The World of CHEL, which was one of the best additions to last year’s game, is back and even better. This mode lets you create a player and take them out into a competitive world of Pro-Am and NHL inspired events. The player grows in skill with XP, and new equipment and animations can be unlocked. The Pro-Am matches drop the player into a Threes game with NHL stars, or you can enter challenges with alongside or against other gamers around the world. Like HUT, World of CHEL has weekly challenges that unlock cool rewards when completed, and that addictive drive to keep playing to make your character better, stronger, faster, and looking sharper is plenty of reason to get you to log daily play sessions.
NHL 20 also introduces the new Eliminator mode to NHL Ones and NHL Threes. Like the small competitions from previous seasons, you compete on half-sized rinks against the CPU (or other players) to try and climb the ranks in battle royale-style tournaments. Both NHL Ones and NHL Threes offers a fun distraction from the other game modes and puts a pure, distilled version of the sport front and center. I often find myself playing one or two games of Ones in a single session –they are fast-paced, fun, and give you the chance to try out new techniques that you can then take to Season, Franchise, Draft Champions, and HUT to dominate.
The biggest change to NHL 20 comes in the broadcasting presentation. The NBC Sports Network dressing is gone, as is the commentary from iconic duo Mike Emrick and Eddie Olczyk. I would be lying if I said I didn’t miss their voices, as Doc is the best voice in sports announcing (now that Vin Scully has retired), and James Cybulski, a Canadian broadcaster with TSN, has major shoes to fill. So far, I don’t have many complaints when it comes to his performance, but I’ve also haven’t played a full season yet. Even I can admit it got frustrating hearing the same things over and over and over again.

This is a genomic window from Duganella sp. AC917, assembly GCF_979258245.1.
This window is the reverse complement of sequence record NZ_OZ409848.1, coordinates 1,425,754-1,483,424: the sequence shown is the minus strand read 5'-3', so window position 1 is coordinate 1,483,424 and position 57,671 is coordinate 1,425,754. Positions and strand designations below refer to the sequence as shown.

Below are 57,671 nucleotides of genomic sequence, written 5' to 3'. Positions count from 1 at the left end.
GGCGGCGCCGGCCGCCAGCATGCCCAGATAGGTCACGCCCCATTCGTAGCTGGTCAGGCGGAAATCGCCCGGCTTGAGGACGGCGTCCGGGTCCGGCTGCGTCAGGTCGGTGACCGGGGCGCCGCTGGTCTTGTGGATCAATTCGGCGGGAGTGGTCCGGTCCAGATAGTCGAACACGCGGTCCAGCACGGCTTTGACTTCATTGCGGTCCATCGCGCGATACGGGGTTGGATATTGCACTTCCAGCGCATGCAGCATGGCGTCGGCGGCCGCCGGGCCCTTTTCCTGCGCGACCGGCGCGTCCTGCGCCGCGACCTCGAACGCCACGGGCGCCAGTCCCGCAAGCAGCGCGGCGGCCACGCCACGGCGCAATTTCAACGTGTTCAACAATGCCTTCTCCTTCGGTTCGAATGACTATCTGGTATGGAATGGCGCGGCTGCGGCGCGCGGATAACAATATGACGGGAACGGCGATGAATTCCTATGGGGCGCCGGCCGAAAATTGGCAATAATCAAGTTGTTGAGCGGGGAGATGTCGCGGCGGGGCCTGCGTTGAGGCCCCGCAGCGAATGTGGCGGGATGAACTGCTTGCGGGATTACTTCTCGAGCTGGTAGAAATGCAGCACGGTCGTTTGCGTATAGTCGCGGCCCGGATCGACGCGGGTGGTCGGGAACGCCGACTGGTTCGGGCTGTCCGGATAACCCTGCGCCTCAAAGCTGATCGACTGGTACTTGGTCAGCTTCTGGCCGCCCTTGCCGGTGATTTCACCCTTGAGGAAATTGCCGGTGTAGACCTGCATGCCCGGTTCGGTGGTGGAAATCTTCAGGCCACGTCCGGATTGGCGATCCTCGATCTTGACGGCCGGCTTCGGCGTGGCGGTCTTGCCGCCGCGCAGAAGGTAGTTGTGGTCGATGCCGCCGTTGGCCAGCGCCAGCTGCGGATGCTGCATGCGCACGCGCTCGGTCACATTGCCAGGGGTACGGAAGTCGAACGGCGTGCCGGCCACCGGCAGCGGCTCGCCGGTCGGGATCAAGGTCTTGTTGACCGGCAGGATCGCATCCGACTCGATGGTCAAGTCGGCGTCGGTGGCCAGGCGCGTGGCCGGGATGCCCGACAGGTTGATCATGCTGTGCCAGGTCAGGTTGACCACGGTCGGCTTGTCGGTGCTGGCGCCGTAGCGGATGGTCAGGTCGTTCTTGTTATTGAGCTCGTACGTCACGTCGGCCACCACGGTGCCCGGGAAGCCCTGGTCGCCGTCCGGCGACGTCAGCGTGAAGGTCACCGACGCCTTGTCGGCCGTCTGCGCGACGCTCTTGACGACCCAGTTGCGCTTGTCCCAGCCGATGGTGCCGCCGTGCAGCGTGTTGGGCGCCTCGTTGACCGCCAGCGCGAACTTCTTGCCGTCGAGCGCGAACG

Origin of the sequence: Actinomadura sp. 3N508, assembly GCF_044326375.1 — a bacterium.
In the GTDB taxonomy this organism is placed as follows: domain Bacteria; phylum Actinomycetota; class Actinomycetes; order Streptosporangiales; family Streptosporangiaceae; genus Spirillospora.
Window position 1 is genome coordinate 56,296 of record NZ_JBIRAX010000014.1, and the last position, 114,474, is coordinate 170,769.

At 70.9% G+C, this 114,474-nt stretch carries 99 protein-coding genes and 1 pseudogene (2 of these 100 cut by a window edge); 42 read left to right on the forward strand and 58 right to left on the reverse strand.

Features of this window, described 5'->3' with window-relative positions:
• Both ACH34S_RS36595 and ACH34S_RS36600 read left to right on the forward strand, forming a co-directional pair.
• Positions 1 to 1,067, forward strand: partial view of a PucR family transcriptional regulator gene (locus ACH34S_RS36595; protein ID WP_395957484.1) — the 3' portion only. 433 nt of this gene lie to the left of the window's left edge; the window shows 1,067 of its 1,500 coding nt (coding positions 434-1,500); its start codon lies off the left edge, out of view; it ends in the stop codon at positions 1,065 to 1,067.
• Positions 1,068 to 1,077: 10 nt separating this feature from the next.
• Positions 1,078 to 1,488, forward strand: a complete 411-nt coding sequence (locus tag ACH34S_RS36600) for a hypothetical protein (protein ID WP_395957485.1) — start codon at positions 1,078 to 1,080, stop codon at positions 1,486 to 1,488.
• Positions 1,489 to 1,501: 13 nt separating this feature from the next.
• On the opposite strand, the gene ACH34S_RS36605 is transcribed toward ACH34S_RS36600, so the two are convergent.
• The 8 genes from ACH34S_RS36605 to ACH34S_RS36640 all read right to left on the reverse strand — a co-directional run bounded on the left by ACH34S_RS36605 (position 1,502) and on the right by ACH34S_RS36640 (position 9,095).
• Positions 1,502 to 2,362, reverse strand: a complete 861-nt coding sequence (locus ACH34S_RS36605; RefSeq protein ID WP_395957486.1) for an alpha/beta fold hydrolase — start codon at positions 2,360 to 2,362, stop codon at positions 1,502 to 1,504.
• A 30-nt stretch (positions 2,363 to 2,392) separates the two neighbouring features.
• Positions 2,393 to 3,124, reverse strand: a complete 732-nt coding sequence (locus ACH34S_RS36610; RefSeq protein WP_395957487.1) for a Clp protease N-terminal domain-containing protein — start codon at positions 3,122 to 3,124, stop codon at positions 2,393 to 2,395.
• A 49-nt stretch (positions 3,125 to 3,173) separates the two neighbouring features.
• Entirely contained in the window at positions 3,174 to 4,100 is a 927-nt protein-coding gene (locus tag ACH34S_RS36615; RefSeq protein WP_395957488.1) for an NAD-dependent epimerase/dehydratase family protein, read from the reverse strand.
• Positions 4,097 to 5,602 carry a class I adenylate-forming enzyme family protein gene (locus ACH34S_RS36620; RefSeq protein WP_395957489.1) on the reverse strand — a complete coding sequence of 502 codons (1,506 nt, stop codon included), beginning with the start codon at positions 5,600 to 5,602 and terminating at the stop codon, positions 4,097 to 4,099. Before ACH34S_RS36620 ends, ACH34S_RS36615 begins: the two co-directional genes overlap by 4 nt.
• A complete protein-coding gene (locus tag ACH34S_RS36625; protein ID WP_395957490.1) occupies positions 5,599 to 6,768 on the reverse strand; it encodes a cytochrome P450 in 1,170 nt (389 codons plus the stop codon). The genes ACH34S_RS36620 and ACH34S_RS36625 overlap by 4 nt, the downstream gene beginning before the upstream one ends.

Joining Cybulski on the team is Ray Ferraro, the previous “third man on the ice” in past NHL games. Ferraro is better now that he doesn’t constantly talk about the goalie going “to the butterfly,” and his script now has some substance to it. Again, it will take some time to get over the loss of Doc and Eddie, two voices that have served as the soundtrack of my sport-fueld gaming sessions for the past five fall and winter seasons.
NHL 20 excels by not trying to fix what wasn’t broken. There are a staggering number of ways to play and the game modes all add up to one magnificent hockey experience. Even the most casual fan will find something fun and exciting here, and the die-hard hockey heads can drill into the meat of the more advanced gameplay mechanics to dominate on rinks all over the world. It takes a special sports game to be able to pull this off year in and year out, and developer EA Vancouver does it annually.
The days are shorter and there’s a definite chill in the air, and the best way to pass the time during long winter nights is with a controller in your hand and NHL 20 booted up on your platform of choice. EA Sports has delivered one of the most complete sports gaming experiences, and fans old and new will find something of value with this one.
This review is based on the PlayStation 4 version of NHL 20. A copy was provided by Electronic Arts.
NHL 20 doesn't try to fix what wasn't broken and instead added new modes, features, and gameplay tweaks to make one of the best sports games on the market even better.